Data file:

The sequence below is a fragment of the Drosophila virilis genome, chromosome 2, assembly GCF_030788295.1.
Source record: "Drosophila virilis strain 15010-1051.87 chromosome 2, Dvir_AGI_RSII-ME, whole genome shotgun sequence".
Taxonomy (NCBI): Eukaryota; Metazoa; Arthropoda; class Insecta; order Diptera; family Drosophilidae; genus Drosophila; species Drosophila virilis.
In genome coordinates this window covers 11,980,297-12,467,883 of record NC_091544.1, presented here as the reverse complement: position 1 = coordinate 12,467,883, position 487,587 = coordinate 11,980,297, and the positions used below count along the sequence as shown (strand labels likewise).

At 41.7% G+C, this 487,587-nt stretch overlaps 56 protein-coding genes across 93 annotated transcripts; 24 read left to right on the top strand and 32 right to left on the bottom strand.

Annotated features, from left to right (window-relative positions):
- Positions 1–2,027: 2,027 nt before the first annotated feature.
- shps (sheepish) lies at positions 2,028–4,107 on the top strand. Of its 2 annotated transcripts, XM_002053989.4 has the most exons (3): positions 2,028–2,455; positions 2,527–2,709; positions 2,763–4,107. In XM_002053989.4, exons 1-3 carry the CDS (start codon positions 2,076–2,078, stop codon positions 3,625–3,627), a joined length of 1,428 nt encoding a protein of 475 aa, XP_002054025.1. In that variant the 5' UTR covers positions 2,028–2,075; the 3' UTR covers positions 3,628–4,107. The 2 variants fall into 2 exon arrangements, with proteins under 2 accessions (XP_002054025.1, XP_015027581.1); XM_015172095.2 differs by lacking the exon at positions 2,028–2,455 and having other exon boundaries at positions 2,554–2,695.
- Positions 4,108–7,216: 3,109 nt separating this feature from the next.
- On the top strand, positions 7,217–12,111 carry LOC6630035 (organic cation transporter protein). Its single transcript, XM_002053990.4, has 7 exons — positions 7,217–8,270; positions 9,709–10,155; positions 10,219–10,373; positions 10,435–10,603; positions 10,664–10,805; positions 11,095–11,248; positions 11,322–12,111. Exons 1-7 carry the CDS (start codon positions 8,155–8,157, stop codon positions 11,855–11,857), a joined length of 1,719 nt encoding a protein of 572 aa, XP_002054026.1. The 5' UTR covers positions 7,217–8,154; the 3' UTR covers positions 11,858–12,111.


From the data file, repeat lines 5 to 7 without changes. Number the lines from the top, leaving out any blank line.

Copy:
At 41.7% G+C, this 487,587-nt stretch overlaps 56 protein-coding genes across 93 annotated transcripts; 24 read left to right on the top strand and 32 right to left on the bottom strand.

Annotated features, from left to right (window-relative positions):
- Positions 1–2,027: 2,027 nt before the first annotated feature.